The French slide a brigade over from Piche's Division to support the Poles.(It didn't help.) Between the lines, Polish lancers and Russian hussars skirmish. The massed Russian artillery can be seen on the hill. French light infantry with some artillery support occupy Burghausen. Look at all those fucking Russians.
The great Prussian cavalry charge in the center. The French were able to form square and repulse them with loss! The French won across the line but the square would be their undoing in several cases.
The French and Polish squares! Successfully repulsing multiple cavalry charges, you can see three brigades in square as well as the defeated cavalry. Unfortunately, two of the brigades, the topmost French and the Poles, refused to come out of square and were blasted into neverland over the next several turns.
A turn later, you can still see one of the brigades in square, albeit a bit smaller. It would be smaller still once the Grand Battery on the hill took aim. 50+ fire shots tend to make brigades get smaller in a hurry. The Cossacks have come down the hill again after being repulsed by the Poles. They mean business. In the upper right, the Poles continue to hold on for dear life against their flank march. The Saxon light infantry are pouring enfilade fire into them. The French sent a brigade of hussars to help and while they didn't kill many, they occupied their Saxon counterparts and kept them from wreaking havoc in our rear. (We all know how painful that can be.)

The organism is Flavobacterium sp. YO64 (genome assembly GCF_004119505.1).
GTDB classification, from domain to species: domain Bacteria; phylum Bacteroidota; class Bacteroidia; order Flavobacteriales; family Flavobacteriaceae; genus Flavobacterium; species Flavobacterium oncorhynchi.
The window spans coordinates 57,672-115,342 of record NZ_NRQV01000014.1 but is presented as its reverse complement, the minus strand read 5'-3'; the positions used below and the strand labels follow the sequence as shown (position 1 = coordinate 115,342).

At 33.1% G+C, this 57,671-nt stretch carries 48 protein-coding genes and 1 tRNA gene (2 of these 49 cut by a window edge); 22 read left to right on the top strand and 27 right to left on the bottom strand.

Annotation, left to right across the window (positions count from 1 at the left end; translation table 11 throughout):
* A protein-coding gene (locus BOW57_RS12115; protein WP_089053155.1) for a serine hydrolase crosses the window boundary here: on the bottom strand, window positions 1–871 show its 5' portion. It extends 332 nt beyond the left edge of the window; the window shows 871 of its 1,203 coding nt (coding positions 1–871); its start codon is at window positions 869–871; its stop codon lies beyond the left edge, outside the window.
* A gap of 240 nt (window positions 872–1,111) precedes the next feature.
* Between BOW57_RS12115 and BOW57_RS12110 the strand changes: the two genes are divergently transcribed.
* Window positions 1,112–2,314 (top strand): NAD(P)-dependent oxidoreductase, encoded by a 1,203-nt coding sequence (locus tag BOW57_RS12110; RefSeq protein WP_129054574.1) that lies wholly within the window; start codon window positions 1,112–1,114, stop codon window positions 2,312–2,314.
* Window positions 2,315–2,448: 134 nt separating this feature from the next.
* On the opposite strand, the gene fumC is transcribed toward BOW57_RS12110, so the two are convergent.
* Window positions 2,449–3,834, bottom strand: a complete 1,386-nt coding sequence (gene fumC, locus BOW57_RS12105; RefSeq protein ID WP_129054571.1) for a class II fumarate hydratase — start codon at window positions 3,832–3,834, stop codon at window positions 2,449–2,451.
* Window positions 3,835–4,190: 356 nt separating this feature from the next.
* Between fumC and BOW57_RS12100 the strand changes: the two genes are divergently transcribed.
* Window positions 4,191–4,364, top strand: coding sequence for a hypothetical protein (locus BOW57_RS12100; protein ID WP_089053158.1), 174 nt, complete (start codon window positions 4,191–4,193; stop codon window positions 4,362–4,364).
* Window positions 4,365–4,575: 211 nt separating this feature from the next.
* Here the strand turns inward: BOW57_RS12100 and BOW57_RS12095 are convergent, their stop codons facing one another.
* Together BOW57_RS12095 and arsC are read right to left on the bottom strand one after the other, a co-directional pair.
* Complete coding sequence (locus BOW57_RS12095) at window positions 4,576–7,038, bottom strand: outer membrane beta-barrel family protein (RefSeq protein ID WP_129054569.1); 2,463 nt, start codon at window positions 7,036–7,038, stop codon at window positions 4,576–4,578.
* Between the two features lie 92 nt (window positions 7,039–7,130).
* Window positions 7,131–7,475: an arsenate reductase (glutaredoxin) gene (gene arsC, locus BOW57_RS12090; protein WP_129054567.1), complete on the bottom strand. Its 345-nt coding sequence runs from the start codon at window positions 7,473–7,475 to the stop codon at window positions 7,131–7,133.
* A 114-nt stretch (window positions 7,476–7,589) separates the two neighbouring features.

Looking down the road to Burghausen from behind the Prussian lines. This section of the battlefield was more quiet with the French  content to refuse the flank and the Allies content to let them. As it became clear which way the die was cast, the French were forced off their hill tops and into battle. The French brigades pushed the Landwher back several times but ultimately couldn't cut through their sheer numbers. The French acheived a Breakthrough Charge but were stymied by Prussian Cavalry. The rules say infantry can't attack cavalry in the open. Wah! We might have blown a hole right through their lines, but alas, we had no one left to exploit it anyway. You can see the French brigades stopped just short of the Prussian cavalry while the landwher lurk in the safety of the fine print.
The French flank march finally arrives! As luck would have it, the French reserves cam in at the exact point the allies did and straight into their rear. Unfortunately it was the epitome of 'too little, too late' But this is a nice shot of the Westphalians enfilading the Saxons and Bavarians and the confused swirling melee it had become. (A note, we didn't bother with limbers, so a battery turned away from the enemy denoted it was limbered. That's why it appears that artillery is firing every which way. In reality it was quite easy to discern who was who and what was what.)

That signaled the end. We played 6 full turns and didn't bother adding up the VC. Even if it was close numbers-wise, the Allies still had massive units that had not even been committed. What was it some general once said; 'He who commits his reserve last wins'.

But I had a great time and thank my two friends for coming over and making a day of it. We had a good time which is all that matters. Until next time.